Wally Schirra (b. Walter Marty Schirra Jr., March 12, 1923, Hackensack, New Jersey-d. May 3, 2007, San Diego, California), astronaut. He was one of the seven Mercury Astronauts named by NASA in April 1959. On October 3, 1962; he piloted the six orbit Sigma 7 Mercury flight; a flight which lasted 9 hours, 15 minutes.
Schirra next served as backup command pilot for the Gemini III Mission and on December 15-16, occupied the Command Pilot seat on the history-making Gemini 6 flight. The highlight of this mission was a successful rendezvous of Gemini 6 with the already orbiting Gemini 7 spacecraft, thus, accomplishing the first rendezvous of two manned maneuverable spacecraft and establishing another space first for the United States. Known as a "text book" pilot, Schirra remained in the spacecraft following his Mercury and Gemini flight and is the first Astronaut to be brought aboard recovery ships twice in this manner.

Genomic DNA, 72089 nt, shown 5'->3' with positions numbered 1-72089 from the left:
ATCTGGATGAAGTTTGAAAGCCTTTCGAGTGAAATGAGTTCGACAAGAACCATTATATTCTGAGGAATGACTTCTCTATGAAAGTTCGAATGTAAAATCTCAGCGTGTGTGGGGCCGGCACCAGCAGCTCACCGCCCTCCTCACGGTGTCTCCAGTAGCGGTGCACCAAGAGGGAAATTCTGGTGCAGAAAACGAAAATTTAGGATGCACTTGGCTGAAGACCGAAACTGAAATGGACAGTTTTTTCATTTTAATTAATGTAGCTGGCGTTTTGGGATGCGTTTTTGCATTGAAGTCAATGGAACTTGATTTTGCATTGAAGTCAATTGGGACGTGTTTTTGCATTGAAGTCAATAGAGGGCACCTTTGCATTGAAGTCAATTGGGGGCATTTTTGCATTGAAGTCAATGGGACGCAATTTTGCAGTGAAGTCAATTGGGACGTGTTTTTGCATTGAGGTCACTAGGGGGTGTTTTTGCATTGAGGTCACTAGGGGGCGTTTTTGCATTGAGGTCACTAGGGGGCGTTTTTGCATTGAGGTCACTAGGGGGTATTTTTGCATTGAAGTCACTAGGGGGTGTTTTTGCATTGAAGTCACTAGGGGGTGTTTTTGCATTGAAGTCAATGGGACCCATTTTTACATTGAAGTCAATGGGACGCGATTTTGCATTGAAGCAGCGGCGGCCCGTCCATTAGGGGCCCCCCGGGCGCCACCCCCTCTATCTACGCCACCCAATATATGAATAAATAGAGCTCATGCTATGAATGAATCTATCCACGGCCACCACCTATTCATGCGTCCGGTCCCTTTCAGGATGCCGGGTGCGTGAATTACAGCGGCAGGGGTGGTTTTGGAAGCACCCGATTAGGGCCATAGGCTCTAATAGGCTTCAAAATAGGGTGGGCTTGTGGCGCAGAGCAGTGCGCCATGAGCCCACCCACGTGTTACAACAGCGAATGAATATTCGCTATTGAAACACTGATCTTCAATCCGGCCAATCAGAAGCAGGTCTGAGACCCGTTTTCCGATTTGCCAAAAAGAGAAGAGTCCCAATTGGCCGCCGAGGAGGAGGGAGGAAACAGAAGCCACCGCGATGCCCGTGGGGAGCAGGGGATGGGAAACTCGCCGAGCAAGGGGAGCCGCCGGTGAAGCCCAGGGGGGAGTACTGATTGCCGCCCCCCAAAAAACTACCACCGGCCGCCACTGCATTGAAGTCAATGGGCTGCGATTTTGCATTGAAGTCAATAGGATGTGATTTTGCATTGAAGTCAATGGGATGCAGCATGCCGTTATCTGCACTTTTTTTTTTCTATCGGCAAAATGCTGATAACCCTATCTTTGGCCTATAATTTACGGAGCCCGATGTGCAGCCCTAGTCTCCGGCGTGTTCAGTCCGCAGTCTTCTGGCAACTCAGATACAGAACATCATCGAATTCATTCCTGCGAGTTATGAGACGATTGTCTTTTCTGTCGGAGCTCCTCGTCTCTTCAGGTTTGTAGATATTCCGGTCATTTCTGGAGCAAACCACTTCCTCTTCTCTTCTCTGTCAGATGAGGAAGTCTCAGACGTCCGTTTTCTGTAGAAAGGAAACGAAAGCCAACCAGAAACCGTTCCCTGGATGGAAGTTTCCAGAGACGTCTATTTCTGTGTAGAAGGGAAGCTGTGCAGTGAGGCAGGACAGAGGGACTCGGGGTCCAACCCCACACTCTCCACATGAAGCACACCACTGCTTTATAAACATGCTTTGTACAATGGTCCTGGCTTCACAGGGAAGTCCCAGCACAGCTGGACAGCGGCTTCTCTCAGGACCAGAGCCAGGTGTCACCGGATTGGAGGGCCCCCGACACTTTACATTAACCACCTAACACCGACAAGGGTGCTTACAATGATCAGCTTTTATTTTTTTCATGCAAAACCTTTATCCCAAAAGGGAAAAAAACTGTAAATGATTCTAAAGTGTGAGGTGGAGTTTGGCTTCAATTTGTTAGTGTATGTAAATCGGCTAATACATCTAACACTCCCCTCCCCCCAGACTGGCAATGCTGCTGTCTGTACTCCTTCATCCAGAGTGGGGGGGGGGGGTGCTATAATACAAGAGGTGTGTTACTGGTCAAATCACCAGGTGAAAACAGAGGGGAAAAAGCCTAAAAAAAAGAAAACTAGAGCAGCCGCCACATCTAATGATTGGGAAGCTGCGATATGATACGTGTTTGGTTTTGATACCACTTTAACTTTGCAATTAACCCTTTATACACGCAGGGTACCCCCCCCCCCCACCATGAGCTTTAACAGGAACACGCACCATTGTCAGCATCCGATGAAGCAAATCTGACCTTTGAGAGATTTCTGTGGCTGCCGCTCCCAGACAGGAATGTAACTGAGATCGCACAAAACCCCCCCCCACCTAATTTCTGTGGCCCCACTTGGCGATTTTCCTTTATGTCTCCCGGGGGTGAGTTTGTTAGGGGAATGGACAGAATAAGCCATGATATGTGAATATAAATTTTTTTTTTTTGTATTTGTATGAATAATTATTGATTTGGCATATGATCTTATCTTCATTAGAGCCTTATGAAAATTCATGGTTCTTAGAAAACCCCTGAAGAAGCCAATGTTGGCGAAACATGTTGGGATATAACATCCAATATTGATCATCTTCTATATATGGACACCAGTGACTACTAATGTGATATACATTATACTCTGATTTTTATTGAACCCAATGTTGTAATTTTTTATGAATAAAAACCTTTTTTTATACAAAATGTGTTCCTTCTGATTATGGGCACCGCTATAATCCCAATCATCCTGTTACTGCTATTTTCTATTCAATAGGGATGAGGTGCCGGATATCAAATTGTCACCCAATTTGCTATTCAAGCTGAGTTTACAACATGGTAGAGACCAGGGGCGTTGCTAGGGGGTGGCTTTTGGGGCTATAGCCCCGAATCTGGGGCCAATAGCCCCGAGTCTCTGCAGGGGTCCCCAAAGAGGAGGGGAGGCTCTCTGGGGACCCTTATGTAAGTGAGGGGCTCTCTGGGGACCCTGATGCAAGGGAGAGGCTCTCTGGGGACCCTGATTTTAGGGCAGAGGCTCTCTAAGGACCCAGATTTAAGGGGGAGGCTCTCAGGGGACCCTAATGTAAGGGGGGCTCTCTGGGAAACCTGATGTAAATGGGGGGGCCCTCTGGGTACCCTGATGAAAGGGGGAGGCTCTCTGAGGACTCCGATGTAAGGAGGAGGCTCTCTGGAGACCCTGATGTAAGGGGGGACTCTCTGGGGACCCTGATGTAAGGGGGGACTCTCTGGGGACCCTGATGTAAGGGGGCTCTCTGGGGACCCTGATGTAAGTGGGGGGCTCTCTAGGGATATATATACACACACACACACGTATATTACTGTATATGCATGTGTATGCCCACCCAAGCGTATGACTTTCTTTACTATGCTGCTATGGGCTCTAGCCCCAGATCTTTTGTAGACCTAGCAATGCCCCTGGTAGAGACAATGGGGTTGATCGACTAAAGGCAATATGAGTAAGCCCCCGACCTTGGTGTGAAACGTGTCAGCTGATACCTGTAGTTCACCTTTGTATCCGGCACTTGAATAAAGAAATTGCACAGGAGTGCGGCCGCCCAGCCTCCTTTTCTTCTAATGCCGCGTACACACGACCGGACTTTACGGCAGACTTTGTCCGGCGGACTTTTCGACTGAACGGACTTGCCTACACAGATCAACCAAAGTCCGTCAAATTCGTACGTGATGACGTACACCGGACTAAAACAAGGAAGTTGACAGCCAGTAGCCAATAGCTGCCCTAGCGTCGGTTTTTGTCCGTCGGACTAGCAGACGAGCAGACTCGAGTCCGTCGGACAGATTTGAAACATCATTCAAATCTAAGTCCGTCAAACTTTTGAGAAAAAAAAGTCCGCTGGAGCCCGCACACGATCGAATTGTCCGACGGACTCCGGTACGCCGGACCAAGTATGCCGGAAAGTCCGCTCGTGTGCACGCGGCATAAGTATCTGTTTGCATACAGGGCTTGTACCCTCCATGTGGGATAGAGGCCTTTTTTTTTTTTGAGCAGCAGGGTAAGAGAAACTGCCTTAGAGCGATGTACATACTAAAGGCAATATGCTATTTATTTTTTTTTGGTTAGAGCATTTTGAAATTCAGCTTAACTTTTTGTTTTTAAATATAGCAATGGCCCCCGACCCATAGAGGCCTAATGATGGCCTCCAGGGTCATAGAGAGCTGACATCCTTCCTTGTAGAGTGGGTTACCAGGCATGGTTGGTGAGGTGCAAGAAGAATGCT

Schirra was the Command Pilot on Apollo VII, the first manned flight test of the three direction United States spacecraft. Apollo VII began on October 11, 1968, with Command Module Pilot Donn F. Eisele and Lunar Module Pilot Walter Cunningham. He participated in, and executed, maneuvers enabling crew members to perform exercises in transposition and docking and orbit rendezvous with the S-IVB stage from the Saturn IB launch vehicle. The mission completed eight successful tests and maneuvering ignitions of the service module propulsion engine, measured the accuracy of performance of all spacecraft systems, and provided the first effective television transmission of on-board crew activities.